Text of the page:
Gulf War syndrome ‘does exist’
Scientists in the US say they have demonstrated the existence of the illness known as “Gulf War Syndrome”
The findings can be seen in a report by the influential Research Advisory Committee on Gulf war veterans’ illness, leaked to the New York Times.
Committee chief scientist Professor Beatrice Golombe said that exposure to certain substances in the Gulf may have altered some troops’ body chemistry.
Thousands of veterans of the 1991 war suffer from unexplained poor health.
Servicemen and women from the US, UK, Canada and France who took part in the operation to drive Saddam Hussein’s forces from Kuwait have reported one or more symptoms, including memory loss, chronic fatigue and dizziness.
Many continue to suffer from chronic and debilitating illnesses more than a decade since the war.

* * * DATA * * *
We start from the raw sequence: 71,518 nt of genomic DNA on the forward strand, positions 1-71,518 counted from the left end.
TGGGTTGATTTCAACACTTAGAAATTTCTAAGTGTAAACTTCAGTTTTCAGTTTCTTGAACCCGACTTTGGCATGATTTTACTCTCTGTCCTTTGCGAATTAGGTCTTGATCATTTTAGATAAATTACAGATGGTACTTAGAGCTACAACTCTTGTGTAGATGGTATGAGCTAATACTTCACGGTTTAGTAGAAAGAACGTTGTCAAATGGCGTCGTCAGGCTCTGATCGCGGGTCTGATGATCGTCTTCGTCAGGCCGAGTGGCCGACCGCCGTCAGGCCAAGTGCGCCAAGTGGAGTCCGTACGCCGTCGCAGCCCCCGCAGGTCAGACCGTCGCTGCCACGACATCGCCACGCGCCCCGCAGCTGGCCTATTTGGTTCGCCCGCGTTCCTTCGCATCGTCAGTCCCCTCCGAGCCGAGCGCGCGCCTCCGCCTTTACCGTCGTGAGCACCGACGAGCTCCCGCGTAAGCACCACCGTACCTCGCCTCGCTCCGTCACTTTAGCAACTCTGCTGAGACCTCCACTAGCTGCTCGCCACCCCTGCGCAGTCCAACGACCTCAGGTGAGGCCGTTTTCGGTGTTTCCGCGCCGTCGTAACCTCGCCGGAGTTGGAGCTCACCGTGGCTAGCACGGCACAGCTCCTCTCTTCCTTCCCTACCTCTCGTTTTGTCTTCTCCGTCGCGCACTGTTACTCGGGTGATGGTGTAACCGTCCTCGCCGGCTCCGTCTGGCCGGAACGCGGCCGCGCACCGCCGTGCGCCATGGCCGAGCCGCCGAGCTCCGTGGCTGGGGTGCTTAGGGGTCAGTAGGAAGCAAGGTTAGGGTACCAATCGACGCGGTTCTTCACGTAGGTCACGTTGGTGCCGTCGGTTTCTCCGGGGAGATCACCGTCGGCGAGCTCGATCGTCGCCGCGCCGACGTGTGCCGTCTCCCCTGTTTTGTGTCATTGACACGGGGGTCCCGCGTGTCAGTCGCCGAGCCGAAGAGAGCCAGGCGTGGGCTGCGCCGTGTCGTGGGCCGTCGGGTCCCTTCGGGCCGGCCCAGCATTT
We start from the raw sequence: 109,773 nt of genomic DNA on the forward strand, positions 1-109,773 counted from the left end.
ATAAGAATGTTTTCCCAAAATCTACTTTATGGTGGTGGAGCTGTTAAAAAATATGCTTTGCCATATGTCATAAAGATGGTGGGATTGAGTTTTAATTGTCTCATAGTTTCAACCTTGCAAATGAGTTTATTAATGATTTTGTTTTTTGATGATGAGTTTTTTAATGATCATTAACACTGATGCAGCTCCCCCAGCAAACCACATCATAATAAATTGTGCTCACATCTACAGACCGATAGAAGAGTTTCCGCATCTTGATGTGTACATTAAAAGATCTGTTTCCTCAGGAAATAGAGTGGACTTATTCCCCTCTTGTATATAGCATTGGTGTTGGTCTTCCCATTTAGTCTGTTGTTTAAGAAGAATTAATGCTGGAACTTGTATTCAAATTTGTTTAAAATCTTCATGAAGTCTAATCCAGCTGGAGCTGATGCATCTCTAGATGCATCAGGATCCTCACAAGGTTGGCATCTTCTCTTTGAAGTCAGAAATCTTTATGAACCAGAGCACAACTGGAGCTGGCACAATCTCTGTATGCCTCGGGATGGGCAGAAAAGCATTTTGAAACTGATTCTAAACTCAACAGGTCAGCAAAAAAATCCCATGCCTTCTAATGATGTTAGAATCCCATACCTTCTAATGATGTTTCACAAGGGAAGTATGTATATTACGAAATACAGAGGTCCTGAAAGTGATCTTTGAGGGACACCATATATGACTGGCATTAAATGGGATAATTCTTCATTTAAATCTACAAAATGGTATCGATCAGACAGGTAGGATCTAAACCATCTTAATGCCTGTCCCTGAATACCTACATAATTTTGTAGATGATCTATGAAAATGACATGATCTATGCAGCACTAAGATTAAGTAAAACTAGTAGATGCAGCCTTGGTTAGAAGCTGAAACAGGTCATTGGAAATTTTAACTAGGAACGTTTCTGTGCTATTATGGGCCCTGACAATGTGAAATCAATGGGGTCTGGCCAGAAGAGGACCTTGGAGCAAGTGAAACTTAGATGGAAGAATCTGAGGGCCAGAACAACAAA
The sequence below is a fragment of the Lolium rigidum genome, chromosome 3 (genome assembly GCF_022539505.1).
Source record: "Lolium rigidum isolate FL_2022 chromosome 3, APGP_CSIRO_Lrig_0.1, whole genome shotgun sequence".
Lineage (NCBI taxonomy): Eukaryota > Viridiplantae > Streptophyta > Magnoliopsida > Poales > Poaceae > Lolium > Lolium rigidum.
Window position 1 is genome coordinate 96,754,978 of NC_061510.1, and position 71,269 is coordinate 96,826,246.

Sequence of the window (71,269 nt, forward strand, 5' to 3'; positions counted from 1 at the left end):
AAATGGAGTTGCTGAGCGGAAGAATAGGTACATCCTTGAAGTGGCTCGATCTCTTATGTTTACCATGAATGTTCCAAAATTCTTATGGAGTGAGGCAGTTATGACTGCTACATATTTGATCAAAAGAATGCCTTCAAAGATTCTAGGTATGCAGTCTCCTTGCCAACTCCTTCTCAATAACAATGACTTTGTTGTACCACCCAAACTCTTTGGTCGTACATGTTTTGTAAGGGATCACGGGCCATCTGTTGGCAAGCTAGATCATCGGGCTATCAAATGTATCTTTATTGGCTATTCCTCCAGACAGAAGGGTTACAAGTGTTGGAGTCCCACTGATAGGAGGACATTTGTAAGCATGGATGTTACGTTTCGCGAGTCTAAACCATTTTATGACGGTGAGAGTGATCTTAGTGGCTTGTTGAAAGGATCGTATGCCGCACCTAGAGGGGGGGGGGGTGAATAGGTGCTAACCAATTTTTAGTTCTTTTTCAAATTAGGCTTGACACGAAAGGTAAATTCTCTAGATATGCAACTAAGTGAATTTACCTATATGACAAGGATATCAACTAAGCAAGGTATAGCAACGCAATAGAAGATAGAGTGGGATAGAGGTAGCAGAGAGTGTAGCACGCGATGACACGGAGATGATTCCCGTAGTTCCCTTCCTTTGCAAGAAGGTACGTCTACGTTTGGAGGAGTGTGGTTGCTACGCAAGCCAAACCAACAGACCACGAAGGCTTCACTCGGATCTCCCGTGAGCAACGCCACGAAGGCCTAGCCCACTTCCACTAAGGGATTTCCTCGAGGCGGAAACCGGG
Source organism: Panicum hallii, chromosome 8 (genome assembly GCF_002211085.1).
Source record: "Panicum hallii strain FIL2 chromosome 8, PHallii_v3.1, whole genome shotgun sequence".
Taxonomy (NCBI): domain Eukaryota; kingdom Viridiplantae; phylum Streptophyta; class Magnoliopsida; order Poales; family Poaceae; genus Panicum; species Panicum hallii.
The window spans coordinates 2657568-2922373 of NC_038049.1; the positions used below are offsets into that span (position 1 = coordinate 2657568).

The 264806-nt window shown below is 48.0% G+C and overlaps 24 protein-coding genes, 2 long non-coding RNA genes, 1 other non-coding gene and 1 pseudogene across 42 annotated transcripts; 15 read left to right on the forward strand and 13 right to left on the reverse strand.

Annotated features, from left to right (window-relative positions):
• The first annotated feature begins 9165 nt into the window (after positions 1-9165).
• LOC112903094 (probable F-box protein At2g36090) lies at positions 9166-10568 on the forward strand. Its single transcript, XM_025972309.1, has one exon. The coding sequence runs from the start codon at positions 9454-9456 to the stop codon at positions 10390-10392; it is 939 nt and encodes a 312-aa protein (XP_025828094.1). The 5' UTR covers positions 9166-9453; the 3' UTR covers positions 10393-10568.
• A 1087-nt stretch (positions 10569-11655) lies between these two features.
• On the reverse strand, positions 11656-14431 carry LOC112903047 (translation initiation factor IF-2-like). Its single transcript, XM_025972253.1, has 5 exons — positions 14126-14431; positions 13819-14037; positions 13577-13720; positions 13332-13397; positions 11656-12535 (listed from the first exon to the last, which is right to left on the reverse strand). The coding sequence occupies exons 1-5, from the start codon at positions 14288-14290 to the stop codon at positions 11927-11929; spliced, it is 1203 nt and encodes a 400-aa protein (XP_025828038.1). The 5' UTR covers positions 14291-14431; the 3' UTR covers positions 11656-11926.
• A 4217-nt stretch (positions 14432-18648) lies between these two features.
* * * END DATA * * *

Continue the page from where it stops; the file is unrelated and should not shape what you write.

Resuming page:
However, scientists had until now been unable to establish their causes.
The report said the troops’ problems were definitely caused by exposure to toxic chemicals rather than stress or psychiatric illness.
Potential sources include Iraqi nerve gas and drugs given to the troops to protect them from chemical weapons.
“Gulf war veterans really are ill at an elevated degree and several studies bring consistent findings that about 25%-30% of those who were deployed are ill,” Professor Golombe told BBC Radio 4’s Today programme.